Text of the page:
Many Government interventions provide support and guidance that works within an authority’s existing structure. In serious cases, an independent commissioner can provide those recommendations, and of course the ultimate reprimand is to be put in a trust.

Clearly, we cannot afford to have failing children’s services, but how far do Ministers recognise the massively increased demand on children’s services in Britain, because of things such as sexual exploitation of our young people and the range of difficulties caused by poverty in the home? What does that mean for the commitment of funding?

I have been to see both Hackney and Doncaster. In Hackney’s case, there was a turnaround in 2006; in Doncaster, it was over the last two years. It is about leadership, and a better-quality outcome depends not just on the leaders at the top, but on the social workers on the frontline being able to feel confident in the service that they provide. [Interruption.]

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Topical Questions

What is the Department doing to help children with special educational needs on their pathway to adulthood and, where appropriate, into the workforce?

We have introduced the supported internship programme for young people with complex needs, which is having a significant impact on supporting young people into work.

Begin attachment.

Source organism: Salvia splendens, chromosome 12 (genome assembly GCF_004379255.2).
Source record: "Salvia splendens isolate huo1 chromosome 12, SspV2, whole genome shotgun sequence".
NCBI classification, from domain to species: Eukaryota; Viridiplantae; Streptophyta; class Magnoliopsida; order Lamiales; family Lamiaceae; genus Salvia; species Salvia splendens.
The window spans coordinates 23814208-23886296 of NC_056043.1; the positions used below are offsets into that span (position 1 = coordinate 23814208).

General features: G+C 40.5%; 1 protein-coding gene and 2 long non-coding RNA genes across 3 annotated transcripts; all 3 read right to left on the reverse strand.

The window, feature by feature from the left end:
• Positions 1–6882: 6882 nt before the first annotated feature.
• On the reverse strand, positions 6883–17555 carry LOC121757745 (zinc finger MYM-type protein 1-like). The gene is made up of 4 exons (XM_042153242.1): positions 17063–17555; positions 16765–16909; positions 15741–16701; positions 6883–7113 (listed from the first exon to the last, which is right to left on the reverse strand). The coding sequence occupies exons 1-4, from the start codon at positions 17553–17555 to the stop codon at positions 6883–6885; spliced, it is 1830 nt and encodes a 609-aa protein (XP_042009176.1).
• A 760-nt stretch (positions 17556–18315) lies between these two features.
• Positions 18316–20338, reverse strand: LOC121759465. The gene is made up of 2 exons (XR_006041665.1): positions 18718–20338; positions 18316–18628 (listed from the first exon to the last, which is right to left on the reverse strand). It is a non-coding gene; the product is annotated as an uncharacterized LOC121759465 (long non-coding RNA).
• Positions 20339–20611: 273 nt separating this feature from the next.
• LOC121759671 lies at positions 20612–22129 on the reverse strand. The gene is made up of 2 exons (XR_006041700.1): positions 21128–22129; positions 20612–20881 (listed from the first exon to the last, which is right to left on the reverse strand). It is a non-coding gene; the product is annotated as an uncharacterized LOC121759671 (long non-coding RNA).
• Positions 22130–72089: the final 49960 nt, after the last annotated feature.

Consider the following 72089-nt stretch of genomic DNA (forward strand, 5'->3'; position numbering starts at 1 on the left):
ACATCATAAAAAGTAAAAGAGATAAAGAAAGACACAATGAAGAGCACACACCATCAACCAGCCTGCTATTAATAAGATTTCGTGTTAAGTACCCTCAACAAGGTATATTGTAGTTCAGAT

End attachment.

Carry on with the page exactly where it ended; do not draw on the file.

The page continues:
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My constituency has one of the highest number of children with special educational needs in Kent. Would the Minister therefore join me in welcoming the news that the Aspire free school, which will cater for 168 young people with autism spectrum disorder, is due to be built next year in my constituency? Would he also join me in congratulating local people who campaigned for many years for such a school and the Grove Park Academies trust, which has taken up the baton to deliver that school?

I congratulate everyone involved in campaigning for and setting up the Aspire free school, including the Grove Park Academies trust, which will oversee the development of the new school.

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Schools in south Gloucestershire have welcomed the special provision fund, which is providing targeted support for pupils with special educational needs and disabilities. Can the Minister outline any plans he has to continue that fund beyond 2018, so that south Gloucestershire can continue to improve the standard of provision we provide?

The Department has allocated £250 million of capital funding over and above the basic need funding to help to build new places at mainstream and special schools, and to improve existing places to benefit current and future pupils.

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Not all children arrive at school equal, and those who are homeless and in temporary accommodation have the worst set of circumstances. Mrs Sheridan, a headteacher in my constituency, recently wrote about her pupil Jack, who has become an absentee student since going into temporary accommodation. What does the Minister’s Department say to those children in temporary accommodation?

We know that moving into temporary accommodation can mean changing schools, which is strongly associated with poorer attainment. We provide schools with extra resources to ensure that all pupils, regardless of their home circumstances, can go as far as their talent and hard work take them, but I will look at the case the hon. Lady mentions.

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Nadhim holds regular surgeries. To make an appointment  email or telephone 01789 264362.